A dam good idea — making a lasting difference by investing in the infrastructure of our dams
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In New Hampshire and across our country, dams provide essential services, including flood control, drinking water, renewable energy, and irrigation. For the safety of our communities, to help combat climate change, and to strengthen our country’s energy future, dams must be maintained and operated safely and in an environmentally-friendly way, and we are focused on efforts to make that happen. 

Right now, through investing in the infrastructure of our dams, Congress has an opportunity to make a real and lasting difference. By focusing on dam maintenance and improvement and the removal of outdated or unusable dams, we can strengthen our water infrastructure and bolster the health of our nation’s rivers. And by investing in hydropower, which is often generated by dams, we can reduce our reliance on harmful carbon-based fuels. 

To help accomplish those goals, the historic bipartisan infrastructure package includes significant investments to rehabilitate some dams for safety, retrofit some for cleaner, greener power generation, and remove some for wildlife and natural resource conservation. We are also working to advance the Twenty First Century Dams Act, which builds on policies in the infrastructure package to support rehabilitation, retrofitting, and removal efforts. The bill incentivizes investments to reduce environmental impacts and improve generation efficiency, which will help ensure that hydropower continues to provide renewable energy for decades to come.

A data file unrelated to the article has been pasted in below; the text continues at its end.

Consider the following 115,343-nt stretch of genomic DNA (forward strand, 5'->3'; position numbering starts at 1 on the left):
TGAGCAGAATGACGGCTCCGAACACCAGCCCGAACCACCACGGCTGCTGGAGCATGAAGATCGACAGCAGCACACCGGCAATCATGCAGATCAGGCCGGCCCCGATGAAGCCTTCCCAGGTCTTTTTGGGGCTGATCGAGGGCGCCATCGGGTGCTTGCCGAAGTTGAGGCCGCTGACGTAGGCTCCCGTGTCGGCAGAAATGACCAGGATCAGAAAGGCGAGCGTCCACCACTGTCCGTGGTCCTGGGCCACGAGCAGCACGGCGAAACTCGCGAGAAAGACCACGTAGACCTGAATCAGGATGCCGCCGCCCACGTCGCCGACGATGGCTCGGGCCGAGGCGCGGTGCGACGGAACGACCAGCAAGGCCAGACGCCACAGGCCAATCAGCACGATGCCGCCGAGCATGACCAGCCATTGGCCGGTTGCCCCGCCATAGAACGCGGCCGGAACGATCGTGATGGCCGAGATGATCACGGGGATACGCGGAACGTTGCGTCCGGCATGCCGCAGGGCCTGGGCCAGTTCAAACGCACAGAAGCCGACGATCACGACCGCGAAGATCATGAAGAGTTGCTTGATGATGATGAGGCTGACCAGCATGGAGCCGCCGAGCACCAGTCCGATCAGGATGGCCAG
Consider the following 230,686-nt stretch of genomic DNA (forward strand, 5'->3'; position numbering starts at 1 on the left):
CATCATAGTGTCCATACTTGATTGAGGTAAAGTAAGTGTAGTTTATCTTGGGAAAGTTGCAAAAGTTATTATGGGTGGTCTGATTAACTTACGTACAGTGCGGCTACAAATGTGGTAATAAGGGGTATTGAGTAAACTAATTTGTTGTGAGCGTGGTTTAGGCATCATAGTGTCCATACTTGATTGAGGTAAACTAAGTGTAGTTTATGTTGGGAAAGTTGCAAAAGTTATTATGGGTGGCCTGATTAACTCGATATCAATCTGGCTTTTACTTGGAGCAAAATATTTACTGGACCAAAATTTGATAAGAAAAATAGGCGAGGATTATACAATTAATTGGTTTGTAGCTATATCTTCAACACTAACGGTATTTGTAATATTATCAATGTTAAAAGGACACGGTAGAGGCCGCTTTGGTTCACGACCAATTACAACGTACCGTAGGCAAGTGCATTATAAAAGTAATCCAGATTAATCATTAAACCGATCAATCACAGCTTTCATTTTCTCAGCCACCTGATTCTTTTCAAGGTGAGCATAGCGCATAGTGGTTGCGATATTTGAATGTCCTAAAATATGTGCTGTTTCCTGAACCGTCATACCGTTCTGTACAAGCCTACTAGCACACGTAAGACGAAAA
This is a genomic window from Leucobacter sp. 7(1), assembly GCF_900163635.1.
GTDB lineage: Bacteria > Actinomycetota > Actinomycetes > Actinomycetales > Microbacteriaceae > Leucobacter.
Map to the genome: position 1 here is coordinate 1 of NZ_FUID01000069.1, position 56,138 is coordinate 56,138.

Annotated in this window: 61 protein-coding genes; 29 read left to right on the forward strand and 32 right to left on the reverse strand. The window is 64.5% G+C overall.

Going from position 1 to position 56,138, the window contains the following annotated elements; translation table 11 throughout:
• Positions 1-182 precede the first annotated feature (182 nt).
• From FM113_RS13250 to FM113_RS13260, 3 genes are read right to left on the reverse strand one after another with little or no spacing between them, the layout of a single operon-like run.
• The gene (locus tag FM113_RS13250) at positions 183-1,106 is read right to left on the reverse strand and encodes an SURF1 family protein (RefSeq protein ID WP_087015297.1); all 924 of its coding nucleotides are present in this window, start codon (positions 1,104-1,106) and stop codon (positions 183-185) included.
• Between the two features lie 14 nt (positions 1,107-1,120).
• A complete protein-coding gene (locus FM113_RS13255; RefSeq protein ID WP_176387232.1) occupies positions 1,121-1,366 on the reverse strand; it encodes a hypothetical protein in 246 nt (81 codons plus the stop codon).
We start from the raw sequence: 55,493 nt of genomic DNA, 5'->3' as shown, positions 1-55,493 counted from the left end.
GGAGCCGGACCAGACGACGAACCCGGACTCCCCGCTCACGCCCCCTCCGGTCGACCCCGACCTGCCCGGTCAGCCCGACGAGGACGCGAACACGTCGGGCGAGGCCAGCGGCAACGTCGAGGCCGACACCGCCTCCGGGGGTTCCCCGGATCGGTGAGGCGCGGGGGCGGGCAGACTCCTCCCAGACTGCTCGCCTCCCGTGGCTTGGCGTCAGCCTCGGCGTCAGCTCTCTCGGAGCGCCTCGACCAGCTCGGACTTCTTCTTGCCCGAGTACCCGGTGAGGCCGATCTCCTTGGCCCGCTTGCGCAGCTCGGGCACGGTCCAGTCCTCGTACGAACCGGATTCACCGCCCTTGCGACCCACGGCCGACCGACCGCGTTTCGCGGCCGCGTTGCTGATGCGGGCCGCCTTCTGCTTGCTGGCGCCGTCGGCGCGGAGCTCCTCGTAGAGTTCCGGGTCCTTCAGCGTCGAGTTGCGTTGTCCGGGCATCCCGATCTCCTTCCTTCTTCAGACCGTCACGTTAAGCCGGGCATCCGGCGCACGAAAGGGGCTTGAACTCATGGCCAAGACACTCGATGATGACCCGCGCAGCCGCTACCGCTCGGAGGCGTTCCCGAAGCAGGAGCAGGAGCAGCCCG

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These kinds of investments can make a real difference. On New Hampshire’s South Branch of the Gale River, removal of an obsolete dam has restored river health, and access to 30 miles of brook trout habitat. Instances like this are why we have also advocated on behalf of Granite State communities to the U.S. Army Corps of Engineers to retrofit or remove dams that are obsolete or in dangerous condition, and have worked to secure federal funding for state dam safety programs, such as a new FEMA award that New Hampshire received in September to rehabilitate high-hazard dams in our state.

Given the importance of dams to the environmental, public safety, and hydropower communities, it is essential to move forward on investing in dams. Granite State dams are owned by private individuals, industry, and local, state, and federal governments, and each dam has a specific purpose and unique condition. We are committed to ensuring that dam owners and local residents have a voice and the resources to best address the upkeep of the dams in their communities. We will continue working with our colleagues on both sides of the aisle, and with advocates for river conservation, dam safety, and hydropower to protect the environment and strengthen dam infrastructure.

Hassan is the junior senator from New Hampshire. Kuster represents the 2nd District of New Hampshire.